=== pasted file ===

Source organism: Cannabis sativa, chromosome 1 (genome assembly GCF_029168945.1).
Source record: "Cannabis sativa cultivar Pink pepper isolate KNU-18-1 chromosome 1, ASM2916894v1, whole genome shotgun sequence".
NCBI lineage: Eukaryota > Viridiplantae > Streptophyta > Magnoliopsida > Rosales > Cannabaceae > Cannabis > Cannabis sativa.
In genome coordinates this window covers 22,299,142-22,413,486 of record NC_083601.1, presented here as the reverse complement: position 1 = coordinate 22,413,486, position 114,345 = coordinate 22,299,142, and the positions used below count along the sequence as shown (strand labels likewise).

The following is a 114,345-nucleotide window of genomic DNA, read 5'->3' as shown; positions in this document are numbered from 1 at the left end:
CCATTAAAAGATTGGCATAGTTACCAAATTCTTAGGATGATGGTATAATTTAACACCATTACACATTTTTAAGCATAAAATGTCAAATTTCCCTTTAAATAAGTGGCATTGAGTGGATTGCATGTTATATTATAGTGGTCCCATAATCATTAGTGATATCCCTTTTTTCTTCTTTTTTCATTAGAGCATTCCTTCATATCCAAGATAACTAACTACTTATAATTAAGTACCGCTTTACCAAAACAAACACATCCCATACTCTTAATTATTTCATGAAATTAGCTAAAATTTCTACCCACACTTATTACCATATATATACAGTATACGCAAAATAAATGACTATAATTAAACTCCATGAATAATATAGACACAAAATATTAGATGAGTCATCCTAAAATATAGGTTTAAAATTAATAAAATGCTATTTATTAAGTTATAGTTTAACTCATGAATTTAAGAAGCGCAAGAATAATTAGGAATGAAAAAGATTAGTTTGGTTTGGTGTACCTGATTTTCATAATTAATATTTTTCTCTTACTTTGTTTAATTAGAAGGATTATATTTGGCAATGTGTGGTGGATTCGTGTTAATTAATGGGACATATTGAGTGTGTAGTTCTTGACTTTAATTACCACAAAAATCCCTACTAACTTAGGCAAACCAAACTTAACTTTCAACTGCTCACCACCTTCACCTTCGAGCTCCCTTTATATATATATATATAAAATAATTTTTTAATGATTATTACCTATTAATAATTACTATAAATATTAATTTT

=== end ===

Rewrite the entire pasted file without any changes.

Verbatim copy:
Source organism: Cannabis sativa, chromosome 1 (genome assembly GCF_029168945.1).
Source record: "Cannabis sativa cultivar Pink pepper isolate KNU-18-1 chromosome 1, ASM2916894v1, whole genome shotgun sequence".
NCBI lineage: Eukaryota > Viridiplantae > Streptophyta > Magnoliopsida > Rosales > Cannabaceae > Cannabis > Cannabis sativa.
In genome coordinates this window covers 22,299,142-22,413,486 of record NC_083601.1, presented here as the reverse complement: position 1 = coordinate 22,413,486, position 114,345 = coordinate 22,299,142, and the positions used below count along the sequence as shown (strand labels likewise).

The following is a 114,345-nucleotide window of genomic DNA, read 5'->3' as shown; positions in this document are numbered from 1 at the left end:
CCATTAAAAGATTGGCATAGTTACCAAATTCTTAGGATGATGGTATAATTTAACACCATTACACATTTTTAAGCATAAAATGTCAAATTTCCCTTTAAATAAGTGGCATTGAGTGGATTGCATGTTATATTATAGTGGTCCCATAATCATTAGTGATATCCCTTTTTTCTTCTTTTTTCATTAGAGCATTCCTTCATATCCAAGATAACTAACTACTTATAATTAAGTACCGCTTTACCAAAACAAACACATCCCATACTCTTAATTATTTCATGAAATTAGCTAAAATTTCTACCCACACTTATTACCATATATATACAGTATACGCAAAATAAATGACTATAATTAAACTCCATGAATAATATAGACACAAAATATTAGATGAGTCATCCTAAAATATAGGTTTAAAATTAATAAAATGCTATTTATTAAGTTATAGTTTAACTCATGAATTTAAGAAGCGCAAGAATAATTAGGAATGAAAAAGATTAGTTTGGTTTGGTGTACCTGATTTTCATAATTAATATTTTTCTCTTACTTTGTTTAATTAGAAGGATTATATTTGGCAATGTGTGGTGGATTCGTGTTAATTAATGGGACATATTGAGTGTGTAGTTCTTGACTTTAATTACCACAAAAATCCCTACTAACTTAGGCAAACCAAACTTAACTTTCAACTGCTCACCACCTTCACCTTCGAGCTCCCTTTATATATATATATATAAAATAATTTTTTAATGATTATTACCTATTAATAATTACTATAAATATTAATTTT